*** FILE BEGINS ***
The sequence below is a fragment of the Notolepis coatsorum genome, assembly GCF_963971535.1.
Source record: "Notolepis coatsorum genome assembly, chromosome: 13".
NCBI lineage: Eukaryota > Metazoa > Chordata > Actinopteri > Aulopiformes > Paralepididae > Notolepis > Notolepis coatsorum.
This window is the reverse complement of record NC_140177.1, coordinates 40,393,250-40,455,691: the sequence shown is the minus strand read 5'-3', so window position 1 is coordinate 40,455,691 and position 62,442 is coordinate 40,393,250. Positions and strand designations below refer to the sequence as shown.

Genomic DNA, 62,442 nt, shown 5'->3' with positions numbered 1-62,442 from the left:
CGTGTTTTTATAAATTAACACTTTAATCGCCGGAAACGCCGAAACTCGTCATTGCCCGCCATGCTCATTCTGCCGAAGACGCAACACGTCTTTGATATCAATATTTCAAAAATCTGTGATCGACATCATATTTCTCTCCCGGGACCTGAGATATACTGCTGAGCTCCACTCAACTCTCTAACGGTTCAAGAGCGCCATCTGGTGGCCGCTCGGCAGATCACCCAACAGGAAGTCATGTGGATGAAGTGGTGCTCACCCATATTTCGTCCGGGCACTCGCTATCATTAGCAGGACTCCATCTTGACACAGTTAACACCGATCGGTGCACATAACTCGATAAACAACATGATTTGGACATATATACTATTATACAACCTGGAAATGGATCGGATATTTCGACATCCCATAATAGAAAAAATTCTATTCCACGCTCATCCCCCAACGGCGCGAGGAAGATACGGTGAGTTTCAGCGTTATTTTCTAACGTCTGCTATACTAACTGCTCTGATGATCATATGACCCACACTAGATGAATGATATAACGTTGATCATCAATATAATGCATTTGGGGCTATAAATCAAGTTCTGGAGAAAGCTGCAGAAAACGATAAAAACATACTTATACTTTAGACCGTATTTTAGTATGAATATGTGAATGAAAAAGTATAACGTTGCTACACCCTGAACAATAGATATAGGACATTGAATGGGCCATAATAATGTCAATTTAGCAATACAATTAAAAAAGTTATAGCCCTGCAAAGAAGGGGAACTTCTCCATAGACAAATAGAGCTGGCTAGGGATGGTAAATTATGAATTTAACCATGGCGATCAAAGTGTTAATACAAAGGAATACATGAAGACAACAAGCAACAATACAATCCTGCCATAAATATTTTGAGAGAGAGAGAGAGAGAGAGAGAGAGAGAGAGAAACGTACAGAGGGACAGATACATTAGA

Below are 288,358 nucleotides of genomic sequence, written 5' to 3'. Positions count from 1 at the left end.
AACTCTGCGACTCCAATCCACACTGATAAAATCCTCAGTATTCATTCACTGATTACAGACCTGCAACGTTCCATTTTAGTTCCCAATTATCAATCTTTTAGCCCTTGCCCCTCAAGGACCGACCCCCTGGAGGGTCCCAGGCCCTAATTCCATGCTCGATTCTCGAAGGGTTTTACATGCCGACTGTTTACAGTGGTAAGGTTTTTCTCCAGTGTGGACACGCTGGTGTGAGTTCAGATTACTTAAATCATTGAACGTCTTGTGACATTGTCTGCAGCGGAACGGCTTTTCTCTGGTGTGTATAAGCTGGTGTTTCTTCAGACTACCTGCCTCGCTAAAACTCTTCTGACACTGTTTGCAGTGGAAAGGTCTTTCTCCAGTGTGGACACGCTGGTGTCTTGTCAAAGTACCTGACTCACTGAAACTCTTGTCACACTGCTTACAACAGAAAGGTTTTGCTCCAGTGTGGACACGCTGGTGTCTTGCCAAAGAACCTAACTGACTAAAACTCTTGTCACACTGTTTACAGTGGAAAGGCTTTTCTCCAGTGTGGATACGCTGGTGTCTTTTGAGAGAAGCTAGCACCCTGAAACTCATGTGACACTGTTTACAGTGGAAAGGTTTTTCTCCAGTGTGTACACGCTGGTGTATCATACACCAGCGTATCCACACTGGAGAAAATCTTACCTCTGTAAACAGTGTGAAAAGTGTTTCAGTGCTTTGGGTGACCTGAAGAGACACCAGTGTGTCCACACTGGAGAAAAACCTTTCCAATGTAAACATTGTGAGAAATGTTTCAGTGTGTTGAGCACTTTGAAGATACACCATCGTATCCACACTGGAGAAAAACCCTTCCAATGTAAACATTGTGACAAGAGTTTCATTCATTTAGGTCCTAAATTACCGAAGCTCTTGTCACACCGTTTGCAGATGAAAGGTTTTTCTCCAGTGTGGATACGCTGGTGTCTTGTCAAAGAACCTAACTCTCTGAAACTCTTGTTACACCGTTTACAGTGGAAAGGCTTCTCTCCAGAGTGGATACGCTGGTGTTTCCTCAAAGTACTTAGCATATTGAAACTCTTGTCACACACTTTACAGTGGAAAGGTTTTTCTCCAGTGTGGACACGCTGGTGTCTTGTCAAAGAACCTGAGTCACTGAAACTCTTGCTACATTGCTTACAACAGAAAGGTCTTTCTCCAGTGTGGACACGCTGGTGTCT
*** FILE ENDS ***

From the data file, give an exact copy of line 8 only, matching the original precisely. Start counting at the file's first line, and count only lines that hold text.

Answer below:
AACTCTGCGACTCCAATCCACACTGATAAAATCCTCAGTATTCATTCACTGATTACAGACCTGCAACGTTCCATTTTAGTTCCCAATTATCAATCTTTTAGCCCTTGCCCCTCAAGGACCGACCCCCTGGAGGGTCCCAGGCCCTAATTCCATGCTCGATTCTCGAAGGGTTTTACATGCCGACTGTTTACAGTGGTAAGGTTTTTCTCCAGTGTGGACACGCTGGTGTGAGTTCAGATTACTTAAATCATTGAACGTCTTGTGACATTGTCTGCAGCGGAACGGCTTTTCTCTGGTGTGTATAAGCTGGTGTTTCTTCAGACTACCTGCCTCGCTAAAACTCTTCTGACACTGTTTGCAGTGGAAAGGTCTTTCTCCAGTGTGGACACGCTGGTGTCTTGTCAAAGTACCTGACTCACTGAAACTCTTGTCACACTGCTTACAACAGAAAGGTTTTGCTCCAGTGTGGACACGCTGGTGTCTTGCCAAAGAACCTAACTGACTAAAACTCTTGTCACACTGTTTACAGTGGAAAGGCTTTTCTCCAGTGTGGATACGCTGGTGTCTTTTGAGAGAAGCTAGCACCCTGAAACTCATGTGACACTGTTTACAGTGGAAAGGTTTTTCTCCAGTGTGTACACGCTGGTGTATCATACACCAGCGTATCCACACTGGAGAAAATCTTACCTCTGTAAACAGTGTGAAAAGTGTTTCAGTGCTTTGGGTGACCTGAAGAGACACCAGTGTGTCCACACTGGAGAAAAACCTTTCCAATGTAAACATTGTGAGAAATGTTTCAGTGTGTTGAGCACTTTGAAGATACACCATCGTATCCACACTGGAGAAAAACCCTTCCAATGTAAACATTGTGACAAGAGTTTCATTCATTTAGGTCCTAAATTACCGAAGCTCTTGTCACACCGTTTGCAGATGAAAGGTTTTTCTCCAGTGTGGATACGCTGGTGTCTTGTCAAAGAACCTAACTCTCTGAAACTCTTGTTACACCGTTTACAGTGGAAAGGCTTCTCTCCAGAGTGGATACGCTGGTGTTTCCTCAAAGTACTTAGCATATTGAAACTCTTGTCACACACTTTACAGTGGAAAGGTTTTTCTCCAGTGTGGACACGCTGGTGTCTTGTCAAAGAACCTGAGTCACTGAAACTCTTGCTACATTGCTTACAACAGAAAGGTCTTTCTCCAGTGTGGACACGCTGGTGTCT